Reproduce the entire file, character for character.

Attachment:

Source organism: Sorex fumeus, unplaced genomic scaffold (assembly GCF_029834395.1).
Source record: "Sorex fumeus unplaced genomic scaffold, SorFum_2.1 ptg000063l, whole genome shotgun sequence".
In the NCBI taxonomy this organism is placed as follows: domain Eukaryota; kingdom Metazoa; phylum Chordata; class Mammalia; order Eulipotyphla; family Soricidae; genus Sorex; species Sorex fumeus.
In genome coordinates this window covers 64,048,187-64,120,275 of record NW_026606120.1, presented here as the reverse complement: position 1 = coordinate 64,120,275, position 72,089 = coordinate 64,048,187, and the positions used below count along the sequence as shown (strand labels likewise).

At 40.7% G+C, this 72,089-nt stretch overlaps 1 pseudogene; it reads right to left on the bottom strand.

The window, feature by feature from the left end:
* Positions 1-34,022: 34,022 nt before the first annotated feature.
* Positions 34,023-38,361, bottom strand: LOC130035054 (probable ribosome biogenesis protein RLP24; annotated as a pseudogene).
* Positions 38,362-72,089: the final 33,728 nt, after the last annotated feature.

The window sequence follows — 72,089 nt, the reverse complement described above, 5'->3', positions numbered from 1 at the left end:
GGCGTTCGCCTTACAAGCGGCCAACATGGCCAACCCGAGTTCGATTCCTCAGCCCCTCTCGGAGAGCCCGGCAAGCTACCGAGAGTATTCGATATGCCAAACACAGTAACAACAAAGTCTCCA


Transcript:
Source organism: Sorex fumeus, unplaced genomic scaffold (assembly GCF_029834395.1).
Source record: "Sorex fumeus unplaced genomic scaffold, SorFum_2.1 ptg000063l, whole genome shotgun sequence".
In the NCBI taxonomy this organism is placed as follows: domain Eukaryota; kingdom Metazoa; phylum Chordata; class Mammalia; order Eulipotyphla; family Soricidae; genus Sorex; species Sorex fumeus.
In genome coordinates this window covers 64,048,187-64,120,275 of record NW_026606120.1, presented here as the reverse complement: position 1 = coordinate 64,120,275, position 72,089 = coordinate 64,048,187, and the positions used below count along the sequence as shown (strand labels likewise).

At 40.7% G+C, this 72,089-nt stretch overlaps 1 pseudogene; it reads right to left on the bottom strand.

The window, feature by feature from the left end:
* Positions 1-34,022: 34,022 nt before the first annotated feature.
* Positions 34,023-38,361, bottom strand: LOC130035054 (probable ribosome biogenesis protein RLP24; annotated as a pseudogene).
* Positions 38,362-72,089: the final 33,728 nt, after the last annotated feature.

The window sequence follows — 72,089 nt, the reverse complement described above, 5'->3', positions numbered from 1 at the left end:
GGCGTTCGCCTTACAAGCGGCCAACATGGCCAACCCGAGTTCGATTCCTCAGCCCCTCTCGGAGAGCCCGGCAAGCTACCGAGAGTATTCGATATGCCAAACACAGTAACAACAAAGTCTCCA